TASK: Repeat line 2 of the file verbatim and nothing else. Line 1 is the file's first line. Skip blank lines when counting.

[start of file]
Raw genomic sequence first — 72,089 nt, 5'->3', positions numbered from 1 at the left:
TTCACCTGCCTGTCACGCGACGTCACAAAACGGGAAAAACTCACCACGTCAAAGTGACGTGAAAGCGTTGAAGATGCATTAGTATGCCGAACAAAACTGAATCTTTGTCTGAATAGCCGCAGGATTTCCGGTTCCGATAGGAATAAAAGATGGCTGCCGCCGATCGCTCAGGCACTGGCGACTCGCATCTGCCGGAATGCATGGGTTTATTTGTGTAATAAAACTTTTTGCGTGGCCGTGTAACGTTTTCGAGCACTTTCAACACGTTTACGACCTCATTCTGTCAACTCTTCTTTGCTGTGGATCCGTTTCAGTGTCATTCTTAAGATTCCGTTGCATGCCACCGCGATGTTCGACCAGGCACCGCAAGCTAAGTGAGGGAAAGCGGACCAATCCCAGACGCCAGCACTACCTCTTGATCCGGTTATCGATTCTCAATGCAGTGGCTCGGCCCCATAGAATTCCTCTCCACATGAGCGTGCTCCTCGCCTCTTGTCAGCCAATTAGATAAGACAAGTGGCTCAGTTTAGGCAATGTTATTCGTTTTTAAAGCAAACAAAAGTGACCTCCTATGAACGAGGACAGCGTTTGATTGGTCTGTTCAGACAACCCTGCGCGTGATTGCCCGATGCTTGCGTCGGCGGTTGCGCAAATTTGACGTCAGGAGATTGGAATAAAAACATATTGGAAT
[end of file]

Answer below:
TTCACCTGCCTGTCACGCGACGTCACAAAACGGGAAAAACTCACCACGTCAAAGTGACGTGAAAGCGTTGAAGATGCATTAGTATGCCGAACAAAACTGAATCTTTGTCTGAATAGCCGCAGGATTTCCGGTTCCGATAGGAATAAAAGATGGCTGCCGCCGATCGCTCAGGCACTGGCGACTCGCATCTGCCGGAATGCATGGGTTTATTTGTGTAATAAAACTTTTTGCGTGGCCGTGTAACGTTTTCGAGCACTTTCAACACGTTTACGACCTCATTCTGTCAACTCTTCTTTGCTGTGGATCCGTTTCAGTGTCATTCTTAAGATTCCGTTGCATGCCACCGCGATGTTCGACCAGGCACCGCAAGCTAAGTGAGGGAAAGCGGACCAATCCCAGACGCCAGCACTACCTCTTGATCCGGTTATCGATTCTCAATGCAGTGGCTCGGCCCCATAGAATTCCTCTCCACATGAGCGTGCTCCTCGCCTCTTGTCAGCCAATTAGATAAGACAAGTGGCTCAGTTTAGGCAATGTTATTCGTTTTTAAAGCAAACAAAAGTGACCTCCTATGAACGAGGACAGCGTTTGATTGGTCTGTTCAGACAACCCTGCGCGTGATTGCCCGATGCTTGCGTCGGCGGTTGCGCAAATTTGACGTCAGGAGATTGGAATAAAAACATATTGGAAT